When I wrote about my struggles with depression, I was afraid to say the word “depression” on stage because it might seem too heavy for someone who came to the show for a night of entertainment.  Now I know better.  There might be someone sitting out there who needs to know that writing that song was the beginning of my turnaround.  How?  Because to write the song I had to put a claim on depression.  I spoke from exactly where I stood, which ironically enabled me to begin to move.  In an earlier blog, I wrote about being so touched by the writings of Jon Katz, who minced no words in Izzie and Lenore, his account of his own plummet into the depths (see “A question about depression, and a song,” my post of May 2, 2011.)

When I wrote about my miscarriage, I vowed to wait until I had given birth to my first child before I would perform it.  Miscarriage is an experience that puts us face to face with our complete and utter lack of control, and to make up for that terrible and frightening realization, we often paint over and around it with superstition in an effort to regain some semblance of a foothold.  I was afraid of another miscarriage, of my inadequacy as a woman and as a mother.  Out of that fear, I refused to buy anything to prepare for Chloe’s arrival until a month before she was born, just in case I might jinx it.  I finally performed the song when she was almost eight months old, in a concert with Rosalie Sorrels and Claudia Schmidt.  And once I began to bring it to audiences, women began to come up after the show to share their own miscarriage stories with me.  I was so moved by their accounts, and equally moved by their desire to tell someone.  But once I left my career behind, I had two additional thoughts about this.

One thing that came to me was that now there were some women out there who were not sharing their stories, since I was no longer out there performing the song.  The other was even more sobering.  The women that came up to the stage to talk with me were only talking with me, even though they had all sat in the audience together.  I began to imagine what could happen if the song served as only a jumping off place – what if I could have sung the song and then we could have had an evening of sharing our stories?  We could have all served as witnesses for each other.  We could have cried together and laughed together – such a greater good!  We could have had a one-night fellowship of women who suffered a loss and then moved forward in our lives, experiencing the richness of the joys and sorrows that followed.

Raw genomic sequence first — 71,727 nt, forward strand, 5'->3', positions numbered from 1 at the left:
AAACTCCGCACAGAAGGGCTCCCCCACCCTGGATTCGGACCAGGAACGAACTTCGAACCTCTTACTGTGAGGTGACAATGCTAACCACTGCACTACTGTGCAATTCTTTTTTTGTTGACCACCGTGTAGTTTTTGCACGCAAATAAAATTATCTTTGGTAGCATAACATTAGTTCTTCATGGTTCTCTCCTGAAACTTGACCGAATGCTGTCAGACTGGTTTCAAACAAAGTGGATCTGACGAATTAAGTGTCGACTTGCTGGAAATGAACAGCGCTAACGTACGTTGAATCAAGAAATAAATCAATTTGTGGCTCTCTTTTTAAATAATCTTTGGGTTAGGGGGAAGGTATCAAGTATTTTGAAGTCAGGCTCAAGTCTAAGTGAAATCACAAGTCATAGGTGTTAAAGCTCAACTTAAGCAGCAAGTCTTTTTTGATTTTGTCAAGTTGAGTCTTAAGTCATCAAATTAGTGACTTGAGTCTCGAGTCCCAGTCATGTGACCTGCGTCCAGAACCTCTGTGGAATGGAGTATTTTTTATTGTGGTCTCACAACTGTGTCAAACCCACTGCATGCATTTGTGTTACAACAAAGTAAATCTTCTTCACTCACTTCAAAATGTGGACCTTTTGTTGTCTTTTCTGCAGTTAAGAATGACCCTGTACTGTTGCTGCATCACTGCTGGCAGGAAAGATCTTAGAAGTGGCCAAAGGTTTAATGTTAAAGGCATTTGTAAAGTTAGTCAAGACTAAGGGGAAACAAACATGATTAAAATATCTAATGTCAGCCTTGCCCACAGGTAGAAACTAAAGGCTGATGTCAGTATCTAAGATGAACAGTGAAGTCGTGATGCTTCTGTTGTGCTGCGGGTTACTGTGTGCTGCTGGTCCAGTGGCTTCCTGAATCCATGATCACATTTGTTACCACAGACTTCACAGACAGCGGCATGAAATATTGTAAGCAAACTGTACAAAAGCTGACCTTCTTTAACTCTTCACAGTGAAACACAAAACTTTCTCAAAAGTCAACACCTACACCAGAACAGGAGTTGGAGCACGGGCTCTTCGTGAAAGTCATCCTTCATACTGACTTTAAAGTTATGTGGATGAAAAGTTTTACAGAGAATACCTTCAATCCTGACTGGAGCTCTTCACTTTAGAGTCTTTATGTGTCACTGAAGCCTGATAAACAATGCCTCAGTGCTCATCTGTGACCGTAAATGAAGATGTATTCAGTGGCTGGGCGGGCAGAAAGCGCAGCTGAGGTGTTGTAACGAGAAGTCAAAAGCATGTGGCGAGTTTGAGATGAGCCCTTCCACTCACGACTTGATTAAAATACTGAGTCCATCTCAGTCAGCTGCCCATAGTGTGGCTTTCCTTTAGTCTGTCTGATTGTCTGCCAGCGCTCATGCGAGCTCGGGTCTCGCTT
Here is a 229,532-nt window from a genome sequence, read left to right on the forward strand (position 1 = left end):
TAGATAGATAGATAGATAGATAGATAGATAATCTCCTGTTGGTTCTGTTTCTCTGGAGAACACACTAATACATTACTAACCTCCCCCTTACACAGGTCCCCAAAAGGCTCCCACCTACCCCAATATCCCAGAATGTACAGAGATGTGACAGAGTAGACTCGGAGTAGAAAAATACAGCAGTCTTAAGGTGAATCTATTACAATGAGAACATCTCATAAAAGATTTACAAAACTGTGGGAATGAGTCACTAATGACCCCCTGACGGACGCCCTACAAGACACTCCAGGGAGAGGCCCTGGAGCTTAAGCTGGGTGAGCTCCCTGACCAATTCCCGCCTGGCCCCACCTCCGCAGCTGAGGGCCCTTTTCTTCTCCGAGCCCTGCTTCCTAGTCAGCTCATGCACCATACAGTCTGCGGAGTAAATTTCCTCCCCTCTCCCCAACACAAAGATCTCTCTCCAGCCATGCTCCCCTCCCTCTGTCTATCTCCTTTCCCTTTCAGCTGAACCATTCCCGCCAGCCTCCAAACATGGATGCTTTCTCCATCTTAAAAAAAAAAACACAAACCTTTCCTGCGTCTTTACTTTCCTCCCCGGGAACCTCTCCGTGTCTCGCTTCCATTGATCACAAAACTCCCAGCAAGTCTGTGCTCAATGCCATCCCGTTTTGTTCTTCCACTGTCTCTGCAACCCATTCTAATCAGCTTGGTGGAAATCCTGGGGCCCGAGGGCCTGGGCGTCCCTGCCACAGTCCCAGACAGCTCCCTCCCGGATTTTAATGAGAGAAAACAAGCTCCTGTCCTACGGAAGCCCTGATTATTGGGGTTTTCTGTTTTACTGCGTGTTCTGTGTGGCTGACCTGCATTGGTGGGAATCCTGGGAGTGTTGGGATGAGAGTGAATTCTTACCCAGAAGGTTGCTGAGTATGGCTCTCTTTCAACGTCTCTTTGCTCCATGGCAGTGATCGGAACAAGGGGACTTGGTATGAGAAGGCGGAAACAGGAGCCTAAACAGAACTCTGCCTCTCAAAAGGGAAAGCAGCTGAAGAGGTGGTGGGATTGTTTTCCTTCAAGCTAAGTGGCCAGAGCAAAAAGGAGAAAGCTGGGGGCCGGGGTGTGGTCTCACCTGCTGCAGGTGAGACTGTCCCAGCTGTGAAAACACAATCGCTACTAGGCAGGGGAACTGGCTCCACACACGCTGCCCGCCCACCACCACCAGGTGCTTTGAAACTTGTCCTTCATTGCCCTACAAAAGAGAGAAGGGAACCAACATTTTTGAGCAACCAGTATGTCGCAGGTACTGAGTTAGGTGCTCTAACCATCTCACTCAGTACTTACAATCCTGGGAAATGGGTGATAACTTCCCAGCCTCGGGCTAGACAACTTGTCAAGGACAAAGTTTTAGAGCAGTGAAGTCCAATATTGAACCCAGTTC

Okay, so earlier I told you that I would want to enter this new chapter of my journey without a specific picture in mind.  Clearly, I lied!  I do have some specific pictures.  And I openly admit that I have no idea how to make them come into being!  There you go – two true confessions for today’s writing.  Perhaps I am being idealistic, but I do believe there is a way that I can bring my music to people in a way that brings them together, in that evening, in that very room.  That is my hope.  And since I cannot reach everyone in person, I am hoping that writing a book can reach out into other circles and communities, and perhaps I can later go out to them too.  I would like to not only write the book but also record the songs and have the recording and the book come as a package.  And the part I cannot yet envision?  I am hoping that it will simply come to me as the next step, evolving naturally from the actions I take up to that point.

This feels to me like a lot of hope.  The work feels daunting, but doable.  I love writing.  I love singing.  I love performing for people, sharing the stories that go with the songs.  Above all, I love feeling that connection that happens between me and my audience, through and beyond the music, and I want to find a way to extend that sense of connectedness, to weave it like a thread from each member of the audience to the others.  People crave it, but they also fear it.  I believe it to be a healing force, and that the world needs that kind of healing.